Cable Tech

Fiber to the People

Optical networking isn't usually considered a do-it-yourself job. But a growing number of organizations are rebelling against that notion.

Fighting the idea that telecom carriers are the only ones qualified to build optical networks and run them for customers, these fiber rebels have found that if they obtain unlit "dark fiber" from a range of sources, they can use it to design their own networks to use as they see fit.

Take the case of the Netera Alliance Inc. http://www.netera.ca, a nonprofit consortium that built NeteraNet, a 370-kilometer gigabit fiberoptic Internet link built for its members and a selected group of educational facilities in Alberta, Canada. According to Ken Hewitt, president of the alliance, the consortium had to negotiate strenuously to obtain a three-year contract for two strands on a 72-strand fiber bundle owned by a local cable company.

"It was a tough conversation," he recalls. "Neither cable companies nor telcos want to provide dark fiber." He notes that even carriers who are members of the alliance, such as Telus http://www.telus.com, would rather provide service to their customers on their own terms - designing the network themselves and charging premium rates for specific services.

Another group, the Ottawa Centre for Research and Innovation http://www.ocri.com, faced similar challenges when it decided to build a fiberoptic network from scratch. The OCRI ganged up with a bunch of government agencies, school boards, technology companies, and universities in Ottawa in order to form a consortium to get the attention of service providers. They also hired a consultant to estimate the cost of laying fiber themselves. Finally, the group got a deal for dark fiber from a regional Competitive Local Exchange Carrier (CLEC)--one that members say wouldn't have materialized if they hadn't joined together and priced the job themselves.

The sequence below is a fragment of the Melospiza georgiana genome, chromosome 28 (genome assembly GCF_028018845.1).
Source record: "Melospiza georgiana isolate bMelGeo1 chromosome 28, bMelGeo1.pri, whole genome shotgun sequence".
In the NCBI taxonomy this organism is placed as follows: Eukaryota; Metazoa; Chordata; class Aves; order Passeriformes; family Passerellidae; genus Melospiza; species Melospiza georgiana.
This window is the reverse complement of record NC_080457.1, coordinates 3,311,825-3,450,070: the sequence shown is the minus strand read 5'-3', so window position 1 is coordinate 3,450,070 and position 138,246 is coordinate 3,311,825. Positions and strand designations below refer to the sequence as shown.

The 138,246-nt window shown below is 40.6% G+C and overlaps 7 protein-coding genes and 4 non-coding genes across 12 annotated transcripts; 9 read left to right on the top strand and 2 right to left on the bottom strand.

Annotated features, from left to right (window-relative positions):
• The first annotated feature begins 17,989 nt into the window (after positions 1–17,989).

Elsewhere, governments are bringing their weight to bear in convincing fiber owners to loosen their grip on the goods. In Chicago, for instance, a project called Civicnet is underway to create a fiberoptic network for the city's use. According to Joel Mambretti, who works on the committee overseeing the project, talks are focused on encouraging owners of municipal fiber, including telcos and utility companies, to cooperate in "provisioning that fiber to wider communities," not just commercial resellers. He won't specify the nature of the talks, which are expected to result in the launch of work on Civicnet within two months.

If fighting for fiber is a challenge to consortia and government bodies, it's clearly not a task for small or medium-sized companies. In fact, it can be a minefield for the unwary. "Dark fiber leasing is a very complex proposition. If you are betting the farm you'd better know what you're doing," says Walt Sapronov, partner in the law firm of Gerry, Friend, and Sapronov, which has become an authority on telecom transactions and regulations.

For starters, he says, "you need to know what you're purchasing--what is dark fiber service? Capacity? A strand? Bandwidth? Then you need to know the rights you are acquiring. Are you getting a leasehold? Sharing with others? Getting a nonrevokable lease? There are all sorts of implications… accounting, tax treatment, rights to continue to use the fiber in the event the lessor merges or is sold." Not surprisingly, Sapronov recommends a good lawyer as the first step in any dark fiber deal.

For all the service providers unwilling to part with precious infrastructure, there are some who recognize--and are profiting from--the growing popularity of dark fiber. Among these are Metromedia Fiber Network Inc. http://www.mmfn.com, a dark fiber reseller that reported 73 percent growth for its first quarter this year.

-- by Mary Jander, senior editor, Light Reading http://www.lightreading.com

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